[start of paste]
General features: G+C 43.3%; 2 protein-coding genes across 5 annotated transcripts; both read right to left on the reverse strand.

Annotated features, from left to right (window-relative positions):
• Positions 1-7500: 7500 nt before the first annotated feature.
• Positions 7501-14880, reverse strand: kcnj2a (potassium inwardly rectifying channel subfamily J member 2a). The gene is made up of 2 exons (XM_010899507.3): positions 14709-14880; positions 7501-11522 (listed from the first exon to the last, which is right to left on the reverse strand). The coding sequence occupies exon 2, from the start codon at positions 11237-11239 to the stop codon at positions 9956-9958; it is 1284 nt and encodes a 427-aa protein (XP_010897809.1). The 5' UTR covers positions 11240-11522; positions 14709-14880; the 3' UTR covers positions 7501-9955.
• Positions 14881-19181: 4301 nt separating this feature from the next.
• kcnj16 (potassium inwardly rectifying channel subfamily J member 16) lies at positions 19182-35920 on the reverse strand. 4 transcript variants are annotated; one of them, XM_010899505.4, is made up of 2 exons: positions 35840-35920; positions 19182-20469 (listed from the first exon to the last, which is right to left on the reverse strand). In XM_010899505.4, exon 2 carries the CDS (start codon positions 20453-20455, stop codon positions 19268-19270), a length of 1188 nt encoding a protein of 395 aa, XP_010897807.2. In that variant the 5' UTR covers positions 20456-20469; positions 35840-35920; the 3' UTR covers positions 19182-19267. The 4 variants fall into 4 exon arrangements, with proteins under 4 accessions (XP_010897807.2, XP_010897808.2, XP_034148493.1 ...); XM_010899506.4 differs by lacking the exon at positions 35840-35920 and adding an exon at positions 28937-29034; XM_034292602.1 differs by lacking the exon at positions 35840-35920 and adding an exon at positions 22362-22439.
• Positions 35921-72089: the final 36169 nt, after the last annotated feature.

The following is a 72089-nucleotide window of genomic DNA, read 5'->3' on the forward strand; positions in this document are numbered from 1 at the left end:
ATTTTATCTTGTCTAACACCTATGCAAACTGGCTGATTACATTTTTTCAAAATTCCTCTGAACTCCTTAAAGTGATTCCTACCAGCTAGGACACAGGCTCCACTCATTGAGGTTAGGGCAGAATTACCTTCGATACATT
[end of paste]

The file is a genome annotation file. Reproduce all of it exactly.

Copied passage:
General features: G+C 43.3%; 2 protein-coding genes across 5 annotated transcripts; both read right to left on the reverse strand.

Annotated features, from left to right (window-relative positions):
• Positions 1-7500: 7500 nt before the first annotated feature.
• Positions 7501-14880, reverse strand: kcnj2a (potassium inwardly rectifying channel subfamily J member 2a). The gene is made up of 2 exons (XM_010899507.3): positions 14709-14880; positions 7501-11522 (listed from the first exon to the last, which is right to left on the reverse strand). The coding sequence occupies exon 2, from the start codon at positions 11237-11239 to the stop codon at positions 9956-9958; it is 1284 nt and encodes a 427-aa protein (XP_010897809.1). The 5' UTR covers positions 11240-11522; positions 14709-14880; the 3' UTR covers positions 7501-9955.
• Positions 14881-19181: 4301 nt separating this feature from the next.
• kcnj16 (potassium inwardly rectifying channel subfamily J member 16) lies at positions 19182-35920 on the reverse strand. 4 transcript variants are annotated; one of them, XM_010899505.4, is made up of 2 exons: positions 35840-35920; positions 19182-20469 (listed from the first exon to the last, which is right to left on the reverse strand). In XM_010899505.4, exon 2 carries the CDS (start codon positions 20453-20455, stop codon positions 19268-19270), a length of 1188 nt encoding a protein of 395 aa, XP_010897807.2. In that variant the 5' UTR covers positions 20456-20469; positions 35840-35920; the 3' UTR covers positions 19182-19267. The 4 variants fall into 4 exon arrangements, with proteins under 4 accessions (XP_010897807.2, XP_010897808.2, XP_034148493.1 ...); XM_010899506.4 differs by lacking the exon at positions 35840-35920 and adding an exon at positions 28937-29034; XM_034292602.1 differs by lacking the exon at positions 35840-35920 and adding an exon at positions 22362-22439.
• Positions 35921-72089: the final 36169 nt, after the last annotated feature.

The following is a 72089-nucleotide window of genomic DNA, read 5'->3' on the forward strand; positions in this document are numbered from 1 at the left end:
ATTTTATCTTGTCTAACACCTATGCAAACTGGCTGATTACATTTTTTCAAAATTCCTCTGAACTCCTTAAAGTGATTCCTACCAGCTAGGACACAGGCTCCACTCATTGAGGTTAGGGCAGAATTACCTTCGATACATT